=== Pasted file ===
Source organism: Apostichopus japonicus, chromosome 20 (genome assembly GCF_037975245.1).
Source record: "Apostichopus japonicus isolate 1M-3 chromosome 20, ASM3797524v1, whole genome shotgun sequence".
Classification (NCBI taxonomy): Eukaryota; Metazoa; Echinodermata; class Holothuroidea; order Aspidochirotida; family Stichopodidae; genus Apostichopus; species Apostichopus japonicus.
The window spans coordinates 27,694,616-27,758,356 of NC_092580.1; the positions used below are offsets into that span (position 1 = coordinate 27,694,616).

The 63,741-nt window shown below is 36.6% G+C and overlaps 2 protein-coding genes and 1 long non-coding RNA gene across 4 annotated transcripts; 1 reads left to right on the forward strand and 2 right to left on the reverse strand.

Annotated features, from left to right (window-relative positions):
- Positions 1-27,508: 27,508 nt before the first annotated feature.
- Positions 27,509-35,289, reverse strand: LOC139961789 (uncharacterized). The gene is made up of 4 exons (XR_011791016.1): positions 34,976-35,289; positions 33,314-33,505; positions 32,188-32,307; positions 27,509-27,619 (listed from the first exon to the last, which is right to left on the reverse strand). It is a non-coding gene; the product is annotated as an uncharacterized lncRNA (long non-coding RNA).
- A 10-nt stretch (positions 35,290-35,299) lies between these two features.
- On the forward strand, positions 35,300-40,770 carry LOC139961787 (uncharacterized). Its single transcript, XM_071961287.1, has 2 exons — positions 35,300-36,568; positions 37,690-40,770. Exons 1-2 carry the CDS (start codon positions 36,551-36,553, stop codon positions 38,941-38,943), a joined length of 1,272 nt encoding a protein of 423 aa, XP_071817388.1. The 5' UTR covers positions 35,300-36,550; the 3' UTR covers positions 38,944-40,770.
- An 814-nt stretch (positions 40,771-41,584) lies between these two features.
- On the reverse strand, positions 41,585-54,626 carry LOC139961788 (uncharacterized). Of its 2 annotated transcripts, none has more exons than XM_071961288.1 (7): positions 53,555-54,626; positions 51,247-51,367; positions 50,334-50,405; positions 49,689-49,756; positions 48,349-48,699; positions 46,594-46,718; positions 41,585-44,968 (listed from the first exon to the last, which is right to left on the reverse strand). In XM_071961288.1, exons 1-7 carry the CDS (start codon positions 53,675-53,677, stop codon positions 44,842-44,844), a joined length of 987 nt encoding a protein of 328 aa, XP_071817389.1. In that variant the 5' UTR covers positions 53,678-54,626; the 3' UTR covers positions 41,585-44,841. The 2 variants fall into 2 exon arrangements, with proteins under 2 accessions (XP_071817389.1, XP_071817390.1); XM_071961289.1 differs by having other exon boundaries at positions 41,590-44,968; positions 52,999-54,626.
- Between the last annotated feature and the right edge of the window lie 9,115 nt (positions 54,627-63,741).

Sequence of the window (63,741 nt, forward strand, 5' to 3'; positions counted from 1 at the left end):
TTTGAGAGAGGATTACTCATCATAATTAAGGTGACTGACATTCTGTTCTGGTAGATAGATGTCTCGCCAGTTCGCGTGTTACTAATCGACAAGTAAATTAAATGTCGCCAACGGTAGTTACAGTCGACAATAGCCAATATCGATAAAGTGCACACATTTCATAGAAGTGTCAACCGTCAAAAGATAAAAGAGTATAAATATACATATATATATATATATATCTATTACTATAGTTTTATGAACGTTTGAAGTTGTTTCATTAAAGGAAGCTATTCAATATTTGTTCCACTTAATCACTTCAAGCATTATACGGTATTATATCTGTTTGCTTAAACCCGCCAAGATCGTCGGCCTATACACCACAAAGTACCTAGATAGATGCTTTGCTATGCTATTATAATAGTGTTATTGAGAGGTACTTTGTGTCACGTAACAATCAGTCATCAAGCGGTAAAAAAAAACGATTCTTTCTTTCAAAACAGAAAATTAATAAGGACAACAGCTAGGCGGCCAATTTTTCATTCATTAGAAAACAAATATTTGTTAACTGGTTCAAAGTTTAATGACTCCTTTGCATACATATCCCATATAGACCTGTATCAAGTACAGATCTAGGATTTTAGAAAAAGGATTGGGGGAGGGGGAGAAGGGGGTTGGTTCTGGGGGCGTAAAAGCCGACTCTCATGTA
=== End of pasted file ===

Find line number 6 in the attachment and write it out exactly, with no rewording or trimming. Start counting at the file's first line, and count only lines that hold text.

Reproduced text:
Annotated features, from left to right (window-relative positions):